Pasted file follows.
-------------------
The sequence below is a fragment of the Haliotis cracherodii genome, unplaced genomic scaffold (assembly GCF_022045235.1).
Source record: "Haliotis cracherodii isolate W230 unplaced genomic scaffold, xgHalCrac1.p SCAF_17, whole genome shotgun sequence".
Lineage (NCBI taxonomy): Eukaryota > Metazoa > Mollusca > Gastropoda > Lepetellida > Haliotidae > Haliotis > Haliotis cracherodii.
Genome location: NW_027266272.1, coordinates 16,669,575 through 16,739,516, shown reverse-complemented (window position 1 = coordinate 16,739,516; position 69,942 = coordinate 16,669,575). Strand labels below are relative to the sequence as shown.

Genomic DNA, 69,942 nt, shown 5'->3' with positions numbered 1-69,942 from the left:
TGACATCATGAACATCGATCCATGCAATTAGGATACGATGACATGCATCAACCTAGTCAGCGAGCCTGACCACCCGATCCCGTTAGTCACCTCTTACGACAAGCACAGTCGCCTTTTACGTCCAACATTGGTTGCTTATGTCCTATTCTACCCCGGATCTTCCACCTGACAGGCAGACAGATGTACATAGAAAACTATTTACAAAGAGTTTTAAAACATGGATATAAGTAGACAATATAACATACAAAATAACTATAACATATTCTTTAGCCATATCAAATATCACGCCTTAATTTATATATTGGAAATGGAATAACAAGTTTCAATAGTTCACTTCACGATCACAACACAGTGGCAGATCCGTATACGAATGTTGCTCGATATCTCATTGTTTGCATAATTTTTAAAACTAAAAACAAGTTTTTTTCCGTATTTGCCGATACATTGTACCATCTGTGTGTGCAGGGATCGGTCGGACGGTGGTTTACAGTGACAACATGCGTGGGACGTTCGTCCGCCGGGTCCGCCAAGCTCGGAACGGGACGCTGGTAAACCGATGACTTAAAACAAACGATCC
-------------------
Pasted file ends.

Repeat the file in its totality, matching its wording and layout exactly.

The sequence below is a fragment of the Haliotis cracherodii genome, unplaced genomic scaffold (assembly GCF_022045235.1).
Source record: "Haliotis cracherodii isolate W230 unplaced genomic scaffold, xgHalCrac1.p SCAF_17, whole genome shotgun sequence".
Lineage (NCBI taxonomy): Eukaryota > Metazoa > Mollusca > Gastropoda > Lepetellida > Haliotidae > Haliotis > Haliotis cracherodii.
Genome location: NW_027266272.1, coordinates 16,669,575 through 16,739,516, shown reverse-complemented (window position 1 = coordinate 16,739,516; position 69,942 = coordinate 16,669,575). Strand labels below are relative to the sequence as shown.

Genomic DNA, 69,942 nt, shown 5'->3' with positions numbered 1-69,942 from the left:
TGACATCATGAACATCGATCCATGCAATTAGGATACGATGACATGCATCAACCTAGTCAGCGAGCCTGACCACCCGATCCCGTTAGTCACCTCTTACGACAAGCACAGTCGCCTTTTACGTCCAACATTGGTTGCTTATGTCCTATTCTACCCCGGATCTTCCACCTGACAGGCAGACAGATGTACATAGAAAACTATTTACAAAGAGTTTTAAAACATGGATATAAGTAGACAATATAACATACAAAATAACTATAACATATTCTTTAGCCATATCAAATATCACGCCTTAATTTATATATTGGAAATGGAATAACAAGTTTCAATAGTTCACTTCACGATCACAACACAGTGGCAGATCCGTATACGAATGTTGCTCGATATCTCATTGTTTGCATAATTTTTAAAACTAAAAACAAGTTTTTTTCCGTATTTGCCGATACATTGTACCATCTGTGTGTGCAGGGATCGGTCGGACGGTGGTTTACAGTGACAACATGCGTGGGACGTTCGTCCGCCGGGTCCGCCAAGCTCGGAACGGGACGCTGGTAAACCGATGACTTAAAACAAACGATCC